The firewall policy is the axis around which most features of the FortiGate firewall revolve. Many settings in the firewall end up relating to or being associated with the firewall policies and the traffic that they govern. Any traffic going through a FortiGate unit has to be associated with a policy. These policies are essentially discrete compartmentalized sets of instructions that control the traffic flow going through the firewall. These instructions control where the traffic goes, how it’s processed, if it’s processed, and even whether or not it’s allowed to pass through the FortiGate.
When the firewall receives a connection packet, it analyzes the packet’s source address, destination address, and service (by port number). It also registers the incoming interface, the outgoing interface it needs to use, and the time of day. Using this information, the FortiGate firewall attempts to locate a security policy that matches the packet. If it finds a policy that matches the parameters, it then looks at the action for that policy. If it is Accept, the traffic is allowed to proceed to the next step. If the Action is Deny or a match cannot be found, the traffic is not allowed to proceed.
The two basic actions at the initial connection are either Accept or Deny:
- If the Action is Accept, the policy action permits communication sessions. There may be other packet processing instructions, such as requiring authentication to use the policy or restrictions on the source and destination of the traffic.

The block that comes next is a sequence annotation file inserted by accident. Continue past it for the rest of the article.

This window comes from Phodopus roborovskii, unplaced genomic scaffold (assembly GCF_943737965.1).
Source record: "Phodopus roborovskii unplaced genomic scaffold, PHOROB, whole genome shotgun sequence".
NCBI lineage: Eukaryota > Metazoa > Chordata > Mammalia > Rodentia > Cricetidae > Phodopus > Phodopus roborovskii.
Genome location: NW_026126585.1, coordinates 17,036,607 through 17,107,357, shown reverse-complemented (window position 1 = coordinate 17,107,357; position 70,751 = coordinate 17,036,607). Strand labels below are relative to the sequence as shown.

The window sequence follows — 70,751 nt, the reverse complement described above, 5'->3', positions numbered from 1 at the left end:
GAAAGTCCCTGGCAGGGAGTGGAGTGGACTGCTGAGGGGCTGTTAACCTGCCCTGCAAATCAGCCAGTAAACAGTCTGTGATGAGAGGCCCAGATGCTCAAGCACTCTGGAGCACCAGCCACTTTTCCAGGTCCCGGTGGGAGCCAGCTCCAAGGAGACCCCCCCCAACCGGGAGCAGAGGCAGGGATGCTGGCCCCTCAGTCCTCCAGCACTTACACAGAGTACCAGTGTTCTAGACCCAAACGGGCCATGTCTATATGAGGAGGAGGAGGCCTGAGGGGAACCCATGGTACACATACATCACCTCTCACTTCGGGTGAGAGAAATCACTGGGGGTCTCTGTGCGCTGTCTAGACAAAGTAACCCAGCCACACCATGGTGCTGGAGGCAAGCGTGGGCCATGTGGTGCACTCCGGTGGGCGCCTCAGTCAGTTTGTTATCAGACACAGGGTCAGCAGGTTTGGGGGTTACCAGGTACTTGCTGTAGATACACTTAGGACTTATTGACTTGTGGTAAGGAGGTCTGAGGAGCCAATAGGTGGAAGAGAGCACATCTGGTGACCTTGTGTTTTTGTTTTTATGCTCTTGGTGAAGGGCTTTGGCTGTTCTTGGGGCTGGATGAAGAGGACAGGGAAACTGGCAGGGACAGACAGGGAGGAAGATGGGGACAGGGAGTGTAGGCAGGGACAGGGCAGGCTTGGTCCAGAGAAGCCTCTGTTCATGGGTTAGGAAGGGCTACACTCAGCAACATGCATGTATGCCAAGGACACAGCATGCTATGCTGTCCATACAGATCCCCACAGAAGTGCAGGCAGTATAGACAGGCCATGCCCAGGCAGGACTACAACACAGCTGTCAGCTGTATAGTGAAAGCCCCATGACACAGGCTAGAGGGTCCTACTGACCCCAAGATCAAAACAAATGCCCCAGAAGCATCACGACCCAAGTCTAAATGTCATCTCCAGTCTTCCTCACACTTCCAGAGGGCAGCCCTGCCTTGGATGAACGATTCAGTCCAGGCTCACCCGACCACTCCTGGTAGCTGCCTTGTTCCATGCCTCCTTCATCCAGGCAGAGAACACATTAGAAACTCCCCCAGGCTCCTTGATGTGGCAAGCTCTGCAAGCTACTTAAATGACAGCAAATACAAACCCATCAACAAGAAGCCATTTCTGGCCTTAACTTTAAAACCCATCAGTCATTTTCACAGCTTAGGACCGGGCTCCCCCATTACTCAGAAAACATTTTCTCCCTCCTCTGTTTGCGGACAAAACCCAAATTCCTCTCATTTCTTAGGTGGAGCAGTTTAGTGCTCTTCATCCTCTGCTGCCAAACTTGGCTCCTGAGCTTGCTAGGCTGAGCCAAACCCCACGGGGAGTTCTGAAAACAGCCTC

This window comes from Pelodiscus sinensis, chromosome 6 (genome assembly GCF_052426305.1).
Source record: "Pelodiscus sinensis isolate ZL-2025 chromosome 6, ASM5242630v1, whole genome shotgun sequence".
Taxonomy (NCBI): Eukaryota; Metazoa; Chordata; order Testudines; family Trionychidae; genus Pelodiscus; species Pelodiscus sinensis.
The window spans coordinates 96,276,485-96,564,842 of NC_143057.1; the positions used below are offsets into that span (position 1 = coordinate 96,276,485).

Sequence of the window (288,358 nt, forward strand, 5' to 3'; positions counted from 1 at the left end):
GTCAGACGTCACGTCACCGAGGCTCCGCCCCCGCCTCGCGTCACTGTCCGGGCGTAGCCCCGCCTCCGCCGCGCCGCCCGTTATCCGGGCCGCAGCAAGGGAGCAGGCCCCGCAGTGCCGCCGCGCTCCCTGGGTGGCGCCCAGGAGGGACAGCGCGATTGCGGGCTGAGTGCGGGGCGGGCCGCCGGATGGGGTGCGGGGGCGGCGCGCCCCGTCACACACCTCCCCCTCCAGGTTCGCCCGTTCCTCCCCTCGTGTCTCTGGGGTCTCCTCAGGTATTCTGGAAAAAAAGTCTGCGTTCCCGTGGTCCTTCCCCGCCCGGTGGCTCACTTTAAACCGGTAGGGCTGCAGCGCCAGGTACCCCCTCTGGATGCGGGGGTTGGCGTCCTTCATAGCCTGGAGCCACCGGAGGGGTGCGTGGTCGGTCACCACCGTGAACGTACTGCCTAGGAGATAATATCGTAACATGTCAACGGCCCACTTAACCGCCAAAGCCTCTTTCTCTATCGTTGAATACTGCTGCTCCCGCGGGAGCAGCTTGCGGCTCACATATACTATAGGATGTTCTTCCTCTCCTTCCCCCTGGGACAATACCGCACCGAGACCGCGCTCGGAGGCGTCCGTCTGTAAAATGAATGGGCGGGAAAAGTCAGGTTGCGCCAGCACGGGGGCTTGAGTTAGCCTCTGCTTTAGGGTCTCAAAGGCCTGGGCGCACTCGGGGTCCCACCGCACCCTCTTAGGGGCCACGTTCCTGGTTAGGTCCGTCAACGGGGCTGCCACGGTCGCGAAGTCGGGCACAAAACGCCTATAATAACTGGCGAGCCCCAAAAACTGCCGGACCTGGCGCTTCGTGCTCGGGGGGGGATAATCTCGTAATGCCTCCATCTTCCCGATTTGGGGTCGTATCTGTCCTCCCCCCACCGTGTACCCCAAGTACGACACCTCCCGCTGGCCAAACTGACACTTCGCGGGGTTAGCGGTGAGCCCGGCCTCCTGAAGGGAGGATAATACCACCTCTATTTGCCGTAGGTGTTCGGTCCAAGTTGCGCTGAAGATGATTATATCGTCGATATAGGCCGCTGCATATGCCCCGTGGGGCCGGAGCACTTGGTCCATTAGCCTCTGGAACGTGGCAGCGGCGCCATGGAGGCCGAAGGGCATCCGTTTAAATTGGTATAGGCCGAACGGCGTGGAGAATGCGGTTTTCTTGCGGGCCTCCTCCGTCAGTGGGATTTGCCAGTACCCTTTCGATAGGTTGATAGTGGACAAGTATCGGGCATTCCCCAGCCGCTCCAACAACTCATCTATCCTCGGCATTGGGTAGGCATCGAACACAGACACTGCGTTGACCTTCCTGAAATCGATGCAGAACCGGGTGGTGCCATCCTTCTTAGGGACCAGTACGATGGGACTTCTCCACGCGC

- If the Action is Deny, the policy action blocks communication sessions, and you can optionally log the denied traffic. If no security policy matches the traffic, the packets are dropped. A Deny security policy is needed when it is required to log the denied traffic, also called violation traffic.
One other action can be associated with the policy:
- IPsec – This is an Accept action that is specifically for IPsec VPNs.
In addition to the Accept or Deny actions, there can be a number of instructions associated with a FortiGate firewall, some of which are optional. Instructions on how to process the traffic can include such things as:
- Logging traffic. l l Network Address Translation or Port Address Translation. l Use Virtual IPs or IP Pools. l Caching. l Whether the source of the traffic is based on address, user, device, or a combination. l Whether to treat as regular traffic or IPsec traffic. l What certificates to use. l Security profiles to apply.
- Proxy Options. l Traffic Shaping.
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